Tuesday, 18 September 2018

Cottage - I Belong in a Crofter's Cottage

 Isle of Barra


There’s something very appealing about escaping to a crofter’s cottage in the north of Scotland.  It is good for me to break away from the rat race and the negative trappings of modern living from time to time.  I would love to spend all winter up there with snow and freezing winds then come indoors to the warming glow of a peat fire and wholesome, home-made food.  Wishful thinking, I know, but I’m fortunate enough to have stayed in some sympathetically renovated ones with electricity and running water and nothing could be more perfect.

Years ago, driving westward along the north coast of Scotland, not too far from John O’Groats, I came to Dunnet Head and what I would call a living museum, Mary-Ann’s Cottage, which is open to the public for guided tours at limited times. The crofter’s cottage is exactly as Mary-Ann left it and is a fascinating insight into her life. If you like social history, I strongly recommend a visit if your travels take you anywhere near.

I like to be ‘off the beaten track’ and Harbour Cottage on the Isle of Barra (my photo) certainly provided everything I wished for in May this year. A wonderful, stone built cottage with ground floor walls at least three feet thick and a fireplace, not that we needed to make a log fire in the unusually warm climate.  Lovingly renovated and extended to make three first floor bedrooms and a sun lounge, Harbour Cottage was a delightful holiday home. I have the same opinion of the fabulous, tiny crofter’s cottage in Lochboisdale, South Uist last year, (my photo). I would happily return, but there are other places to see first.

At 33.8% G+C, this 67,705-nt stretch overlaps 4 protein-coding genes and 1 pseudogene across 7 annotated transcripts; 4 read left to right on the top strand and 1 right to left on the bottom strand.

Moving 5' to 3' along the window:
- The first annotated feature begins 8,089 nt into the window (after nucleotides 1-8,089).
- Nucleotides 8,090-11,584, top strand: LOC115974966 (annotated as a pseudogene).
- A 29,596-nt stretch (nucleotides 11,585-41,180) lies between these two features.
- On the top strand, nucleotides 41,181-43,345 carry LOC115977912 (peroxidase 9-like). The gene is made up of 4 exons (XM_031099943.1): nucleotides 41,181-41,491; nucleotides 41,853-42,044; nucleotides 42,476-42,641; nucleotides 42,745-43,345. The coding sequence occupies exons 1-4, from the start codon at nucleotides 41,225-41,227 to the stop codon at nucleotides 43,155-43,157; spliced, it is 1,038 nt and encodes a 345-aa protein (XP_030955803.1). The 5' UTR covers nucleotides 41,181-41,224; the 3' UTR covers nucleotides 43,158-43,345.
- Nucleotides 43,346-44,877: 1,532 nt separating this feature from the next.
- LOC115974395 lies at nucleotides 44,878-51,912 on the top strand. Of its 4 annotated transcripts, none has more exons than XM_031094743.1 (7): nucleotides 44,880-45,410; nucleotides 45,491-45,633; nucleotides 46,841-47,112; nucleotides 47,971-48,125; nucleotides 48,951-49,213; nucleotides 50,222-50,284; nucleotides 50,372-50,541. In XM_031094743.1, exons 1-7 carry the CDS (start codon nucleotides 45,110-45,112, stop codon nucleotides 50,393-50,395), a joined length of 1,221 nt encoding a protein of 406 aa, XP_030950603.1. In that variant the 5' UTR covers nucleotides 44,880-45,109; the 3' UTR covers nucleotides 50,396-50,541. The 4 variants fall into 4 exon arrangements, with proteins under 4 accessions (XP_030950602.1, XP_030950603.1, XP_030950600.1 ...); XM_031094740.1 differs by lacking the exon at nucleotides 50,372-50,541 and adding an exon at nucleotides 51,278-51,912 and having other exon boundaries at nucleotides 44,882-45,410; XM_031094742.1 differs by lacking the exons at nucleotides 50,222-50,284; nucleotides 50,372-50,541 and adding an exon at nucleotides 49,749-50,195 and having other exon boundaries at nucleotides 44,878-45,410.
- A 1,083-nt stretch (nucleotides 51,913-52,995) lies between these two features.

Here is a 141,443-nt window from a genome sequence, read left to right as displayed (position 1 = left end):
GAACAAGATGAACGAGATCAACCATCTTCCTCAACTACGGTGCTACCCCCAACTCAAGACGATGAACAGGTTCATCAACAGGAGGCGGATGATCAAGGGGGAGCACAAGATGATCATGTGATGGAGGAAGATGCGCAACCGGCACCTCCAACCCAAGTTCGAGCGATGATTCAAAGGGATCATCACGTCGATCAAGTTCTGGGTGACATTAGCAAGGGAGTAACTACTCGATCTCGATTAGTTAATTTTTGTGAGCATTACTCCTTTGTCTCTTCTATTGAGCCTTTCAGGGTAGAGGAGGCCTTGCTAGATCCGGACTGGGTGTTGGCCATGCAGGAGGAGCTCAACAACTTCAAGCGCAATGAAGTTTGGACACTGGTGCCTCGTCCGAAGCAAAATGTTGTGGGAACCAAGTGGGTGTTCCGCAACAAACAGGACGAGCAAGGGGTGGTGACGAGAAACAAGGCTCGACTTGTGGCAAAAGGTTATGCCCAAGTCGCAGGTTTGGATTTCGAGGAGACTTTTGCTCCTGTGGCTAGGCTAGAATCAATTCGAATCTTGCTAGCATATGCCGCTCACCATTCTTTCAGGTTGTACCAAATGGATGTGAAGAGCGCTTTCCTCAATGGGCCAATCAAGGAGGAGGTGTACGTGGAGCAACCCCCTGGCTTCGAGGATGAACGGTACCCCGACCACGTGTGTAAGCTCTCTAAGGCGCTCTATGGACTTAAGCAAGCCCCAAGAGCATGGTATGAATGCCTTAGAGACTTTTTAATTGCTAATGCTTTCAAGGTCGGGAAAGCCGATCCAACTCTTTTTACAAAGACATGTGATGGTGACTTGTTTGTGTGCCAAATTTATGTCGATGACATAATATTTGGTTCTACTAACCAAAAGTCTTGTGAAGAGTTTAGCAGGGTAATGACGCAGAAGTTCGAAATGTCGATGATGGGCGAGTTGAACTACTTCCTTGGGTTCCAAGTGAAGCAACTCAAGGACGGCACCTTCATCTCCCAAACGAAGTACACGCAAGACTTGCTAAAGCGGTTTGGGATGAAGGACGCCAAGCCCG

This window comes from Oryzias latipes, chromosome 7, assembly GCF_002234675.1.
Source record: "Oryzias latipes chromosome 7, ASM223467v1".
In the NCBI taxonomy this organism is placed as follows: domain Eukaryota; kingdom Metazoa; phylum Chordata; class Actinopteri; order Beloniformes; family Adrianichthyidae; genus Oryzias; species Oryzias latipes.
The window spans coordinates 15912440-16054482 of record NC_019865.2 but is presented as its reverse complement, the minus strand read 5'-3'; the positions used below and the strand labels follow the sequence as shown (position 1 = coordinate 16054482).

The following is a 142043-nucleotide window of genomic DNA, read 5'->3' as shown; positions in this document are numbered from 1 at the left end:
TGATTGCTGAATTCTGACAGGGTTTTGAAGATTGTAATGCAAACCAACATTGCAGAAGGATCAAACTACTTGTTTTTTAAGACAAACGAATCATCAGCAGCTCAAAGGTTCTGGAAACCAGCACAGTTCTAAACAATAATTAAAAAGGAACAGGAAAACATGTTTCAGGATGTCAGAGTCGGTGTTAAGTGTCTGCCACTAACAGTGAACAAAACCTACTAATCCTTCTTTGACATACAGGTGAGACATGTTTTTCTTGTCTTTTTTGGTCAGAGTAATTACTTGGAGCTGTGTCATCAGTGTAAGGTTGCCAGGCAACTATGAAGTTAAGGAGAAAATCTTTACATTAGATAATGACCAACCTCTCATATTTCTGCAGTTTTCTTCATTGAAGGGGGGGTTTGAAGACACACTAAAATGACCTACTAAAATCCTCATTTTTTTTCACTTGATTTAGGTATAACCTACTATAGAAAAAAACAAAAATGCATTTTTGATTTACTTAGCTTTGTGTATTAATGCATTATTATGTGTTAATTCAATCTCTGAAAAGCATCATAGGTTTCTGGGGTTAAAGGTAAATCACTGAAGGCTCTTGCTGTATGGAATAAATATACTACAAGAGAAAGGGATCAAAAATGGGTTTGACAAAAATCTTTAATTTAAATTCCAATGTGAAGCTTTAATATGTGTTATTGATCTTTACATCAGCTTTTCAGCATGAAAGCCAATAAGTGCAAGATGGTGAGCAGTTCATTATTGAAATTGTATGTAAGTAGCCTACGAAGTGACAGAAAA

South Uist

My favourite lodges in Dumfries and Galloway are a home from home and somewhere I go to for a break at least twice a year. This year it will be three visits and would have been four if one of my chosen times hadn’t clashed with work. They are not exactly cottages, but get unpacked and settled, and the feeling is just the same, relaxed, cosy and free.

My poem, written after a stay at a cottage near Gairloch, North West Scotland,

 

I’ll Take the High Road

 

Sun-yellow gorse meets a bright blue sky

Where mountains seem low and clouds are high.

Single track, crumbled edge, shared with sheep,

The drop is sharp, the climb is steep

Then dips to touch the shore of the loch

Where gentle waves lick tumbled rock.

Then swift ascent and a chance to pause,

Admire the view and brown-heather’d moors.

Mile after slate-grey mile and some more,

Then, at last, we reach our cottage door.

The road ends where the loch becomes sea,

Dolphins are playing and I feel free.

 
 
                                                                      Pamela Winning.  May 2014

 

 Thanks for reading, Pam x
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1 comments:

Steve Rowland said...

I've shared your yearning for frequent escapes from the rat race to something simpler. Your blog struck a chord and I thought the poem was delightfully crafted. Thank you.